It must be a difficult thing to become extremely successful while remaining in touch with your own human limitations. History is littered like the streets of Shoreditch with the stories of great men who bit off more than they could chew. Napoleon, Hitler (when I say ‘great’ I don’t mean like, “hey, what a great guy”, I mean, you know…impressive, in their own psychopathic bastard kind of way), Hannibal, Ricky Ponting. These men – wildly, ruthlessly ambitious, just didn’t know when to say ‘enough is enough’.
Neither, it would seem, do many chefs. Gordon Ramsay, if reports are to be believed, is a whisker away from filing for bankruptcy, having tried to break a record by opening a restaurant in every city in the world. Unfortunately he did this just as the global economy came to a shuddering standstill. In ‘Kitchen Confidential’, Anthony Bourdain warns potential restaurateurs of this very problem – just because one of your restaurants is booming, that in no way means that another one will be as successful. Yet Antonio Carluccio, the godfather of southern Italian cooking, and one of the most charming men on the planet, is in danger of falling into this trap and badly overcooking the Carluccio’s brand, if my dinner last week was anything to go by.
I was seeing my mother onto a 7 o’ clock train at Kings Cross, and so we decided to treat ourselves to an early supper, and I tell you what, I’d forgotten how fucking horrendous that statue at yon end is. What were they thinking? It’s an absolute monstrosity – the man’s wearing a nerdy little rucksack for chrissakes! No chic little overnight bag at his feet – a rucksack. Beggars belief. Maupassant hated the Eiffel Tower so much that his favourite restaurant was in the tower itself, as it was the only place where he didn’t have to look at it (though with his head so far up his arse it’s a wonder he was able to see anything at all). Perhaps subconsciously following similar snobbish principles we made a beeline for the restaurant below the statue – Carluccio’s – and ate a pitifully average meal.
Nothing was bad, per se, just woefully indifferent. Bruschetta that was neither charred nor garlicky enough; a green salad with Parmesan for my mother that was fine but a rip-off even at £4. My sister’s boyfriend’s calamari were clearly frozen and rubbery, and lacking the salty crispness that one so yearns for in calamari. My antipasti were good (the foccaccia exceptional), with particularly tasty meats, but the bits that had been, I hope, made on the premises – roasted peppers and pesto – really let the side down, lacking seasoning and zip.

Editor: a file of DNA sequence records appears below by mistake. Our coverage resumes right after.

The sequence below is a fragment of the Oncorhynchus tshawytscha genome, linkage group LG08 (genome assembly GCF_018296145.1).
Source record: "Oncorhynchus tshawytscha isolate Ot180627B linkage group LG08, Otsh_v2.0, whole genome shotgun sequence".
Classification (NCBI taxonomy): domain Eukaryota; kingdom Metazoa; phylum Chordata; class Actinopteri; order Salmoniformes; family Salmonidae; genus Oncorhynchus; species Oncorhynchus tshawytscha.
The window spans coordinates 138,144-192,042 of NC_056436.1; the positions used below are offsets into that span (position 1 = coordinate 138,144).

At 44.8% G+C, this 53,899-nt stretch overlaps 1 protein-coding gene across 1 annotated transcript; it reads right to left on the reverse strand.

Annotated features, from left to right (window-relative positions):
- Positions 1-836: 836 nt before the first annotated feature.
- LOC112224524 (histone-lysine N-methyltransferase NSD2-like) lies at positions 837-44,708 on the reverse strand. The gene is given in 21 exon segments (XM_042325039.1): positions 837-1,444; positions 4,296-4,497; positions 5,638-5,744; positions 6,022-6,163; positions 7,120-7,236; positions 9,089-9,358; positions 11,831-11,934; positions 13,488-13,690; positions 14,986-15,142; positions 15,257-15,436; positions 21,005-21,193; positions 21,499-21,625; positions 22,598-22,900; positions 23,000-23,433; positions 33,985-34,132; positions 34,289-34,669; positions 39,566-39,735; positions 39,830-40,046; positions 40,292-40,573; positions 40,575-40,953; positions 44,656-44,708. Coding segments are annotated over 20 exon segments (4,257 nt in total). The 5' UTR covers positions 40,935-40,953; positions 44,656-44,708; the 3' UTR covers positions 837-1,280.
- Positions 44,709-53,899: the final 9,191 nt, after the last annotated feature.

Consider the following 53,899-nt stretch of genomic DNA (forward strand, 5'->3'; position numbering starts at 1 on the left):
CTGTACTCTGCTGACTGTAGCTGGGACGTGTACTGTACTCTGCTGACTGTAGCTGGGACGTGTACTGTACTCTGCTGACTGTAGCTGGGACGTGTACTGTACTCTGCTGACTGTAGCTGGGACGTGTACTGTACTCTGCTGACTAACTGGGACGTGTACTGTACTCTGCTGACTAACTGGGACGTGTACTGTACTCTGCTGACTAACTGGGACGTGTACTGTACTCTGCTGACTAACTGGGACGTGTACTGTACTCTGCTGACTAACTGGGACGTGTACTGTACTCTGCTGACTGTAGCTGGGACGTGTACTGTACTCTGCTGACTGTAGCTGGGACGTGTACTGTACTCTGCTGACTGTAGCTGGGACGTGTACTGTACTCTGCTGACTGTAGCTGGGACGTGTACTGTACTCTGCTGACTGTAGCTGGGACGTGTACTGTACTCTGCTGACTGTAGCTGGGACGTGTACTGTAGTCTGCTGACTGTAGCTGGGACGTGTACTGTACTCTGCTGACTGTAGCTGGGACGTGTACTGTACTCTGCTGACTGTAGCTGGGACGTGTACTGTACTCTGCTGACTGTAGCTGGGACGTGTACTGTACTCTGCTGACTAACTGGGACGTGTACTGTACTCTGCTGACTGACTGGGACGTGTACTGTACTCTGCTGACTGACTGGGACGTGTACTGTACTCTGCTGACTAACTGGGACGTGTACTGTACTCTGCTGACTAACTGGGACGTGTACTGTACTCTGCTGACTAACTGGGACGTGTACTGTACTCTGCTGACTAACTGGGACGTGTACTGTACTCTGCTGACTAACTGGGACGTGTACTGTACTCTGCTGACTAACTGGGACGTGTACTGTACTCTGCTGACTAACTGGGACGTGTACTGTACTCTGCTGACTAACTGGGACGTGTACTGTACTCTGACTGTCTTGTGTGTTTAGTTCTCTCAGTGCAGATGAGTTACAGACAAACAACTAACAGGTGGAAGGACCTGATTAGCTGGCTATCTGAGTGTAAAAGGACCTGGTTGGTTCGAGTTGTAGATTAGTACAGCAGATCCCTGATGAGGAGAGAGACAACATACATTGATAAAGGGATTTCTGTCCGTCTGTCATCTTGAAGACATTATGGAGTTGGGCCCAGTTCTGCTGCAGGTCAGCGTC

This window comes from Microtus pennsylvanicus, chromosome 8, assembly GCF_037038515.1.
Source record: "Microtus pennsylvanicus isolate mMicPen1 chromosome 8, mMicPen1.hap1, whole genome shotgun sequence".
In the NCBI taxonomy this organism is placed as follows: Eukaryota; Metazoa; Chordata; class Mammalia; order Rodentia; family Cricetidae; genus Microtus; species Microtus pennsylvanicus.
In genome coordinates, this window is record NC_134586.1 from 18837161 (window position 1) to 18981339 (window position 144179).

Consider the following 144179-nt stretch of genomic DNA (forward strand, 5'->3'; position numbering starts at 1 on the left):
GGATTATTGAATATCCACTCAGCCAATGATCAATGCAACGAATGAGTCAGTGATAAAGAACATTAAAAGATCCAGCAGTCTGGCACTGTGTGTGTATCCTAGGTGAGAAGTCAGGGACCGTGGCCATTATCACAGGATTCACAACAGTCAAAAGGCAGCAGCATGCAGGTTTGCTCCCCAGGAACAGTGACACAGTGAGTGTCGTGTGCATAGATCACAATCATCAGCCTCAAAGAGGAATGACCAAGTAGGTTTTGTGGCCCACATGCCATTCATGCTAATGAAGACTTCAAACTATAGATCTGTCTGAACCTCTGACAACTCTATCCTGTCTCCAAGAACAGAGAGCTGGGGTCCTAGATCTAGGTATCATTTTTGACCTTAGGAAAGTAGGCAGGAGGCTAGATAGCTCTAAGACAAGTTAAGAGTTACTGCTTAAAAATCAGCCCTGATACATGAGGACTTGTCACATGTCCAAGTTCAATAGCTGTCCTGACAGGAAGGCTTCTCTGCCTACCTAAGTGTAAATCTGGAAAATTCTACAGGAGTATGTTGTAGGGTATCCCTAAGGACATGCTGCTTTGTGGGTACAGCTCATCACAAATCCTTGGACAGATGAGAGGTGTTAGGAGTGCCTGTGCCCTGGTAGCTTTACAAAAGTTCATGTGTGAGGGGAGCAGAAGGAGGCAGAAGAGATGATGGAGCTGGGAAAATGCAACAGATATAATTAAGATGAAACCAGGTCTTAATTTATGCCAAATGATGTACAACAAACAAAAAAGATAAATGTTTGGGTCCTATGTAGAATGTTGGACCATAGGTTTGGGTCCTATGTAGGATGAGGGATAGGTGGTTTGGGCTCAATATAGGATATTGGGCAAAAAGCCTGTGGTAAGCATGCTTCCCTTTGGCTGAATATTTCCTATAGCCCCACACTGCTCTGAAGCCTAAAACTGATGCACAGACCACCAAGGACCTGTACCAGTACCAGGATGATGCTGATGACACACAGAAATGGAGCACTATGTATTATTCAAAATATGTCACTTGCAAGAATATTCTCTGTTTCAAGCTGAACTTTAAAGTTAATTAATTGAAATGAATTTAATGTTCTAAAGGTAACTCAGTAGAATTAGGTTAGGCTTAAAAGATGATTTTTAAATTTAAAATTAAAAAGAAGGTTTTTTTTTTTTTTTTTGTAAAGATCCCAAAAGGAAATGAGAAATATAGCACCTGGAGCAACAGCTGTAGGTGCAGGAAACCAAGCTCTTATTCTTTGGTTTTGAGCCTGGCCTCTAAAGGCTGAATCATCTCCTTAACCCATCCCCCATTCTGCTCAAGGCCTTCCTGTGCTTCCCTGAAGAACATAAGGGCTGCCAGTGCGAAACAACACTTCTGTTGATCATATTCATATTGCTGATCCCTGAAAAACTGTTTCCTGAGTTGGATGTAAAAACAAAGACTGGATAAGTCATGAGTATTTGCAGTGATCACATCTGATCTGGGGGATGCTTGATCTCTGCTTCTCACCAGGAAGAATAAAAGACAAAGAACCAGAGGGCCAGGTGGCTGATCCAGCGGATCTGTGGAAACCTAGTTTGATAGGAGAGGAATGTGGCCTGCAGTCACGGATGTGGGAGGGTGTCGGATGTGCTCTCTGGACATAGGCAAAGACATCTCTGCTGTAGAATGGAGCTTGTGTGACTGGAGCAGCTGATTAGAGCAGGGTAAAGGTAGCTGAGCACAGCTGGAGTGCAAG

My heart had leapt when I saw spaghetti alle vongole on the menu. It was less buoyant when the dish arrived. It’s hard to say why this dish wasn’t a success. The clams seemed fresh enough, the chilli poky enough, the spaghetti cooked well… I just don’t know. It didn’t feel loved. Mum’s vitello tonnato found itself in a similar category. Adequate but underwhelming. Mary’s penne with sausage tasted like it had been made ahead in a central kitchen, along with the sauce to go to Bristol, Reading, Manchester, Leicester etc, as I suspect it was. Again, it was fine – if a friend served it at home you’d probably quite enjoy it. But not for £7.60. Even looking at the menu I can’t remember what Adam ate. It can’t have been very good.
A shared chocolate pudding wrestled a positive out of the meal, though that is hardly testament to the skill of the kitchen. If that thing was made on site I’m a Dutchman. Adam and I went for the vin santo with cantucci. Though the little biscuits were good, the wine tasted like it came from a bottle that had been open too long, slightly bitter and stale-tasting.
It was far from being a bad meal, but it highlighted the flaw in the chain. Antonio Carluccio has been absolutely instrumental in helping to diffuse the idea of ‘less is more’ when it comes to cooking – just a few choice ingredients cooked well. Unfortunately it is this very concept that is his downfall. Because when these few ingredients are not cooked with complete care and attention, and not sourced from the very best places, they, like Napoleon in Russia, inevitably fall short of the mark.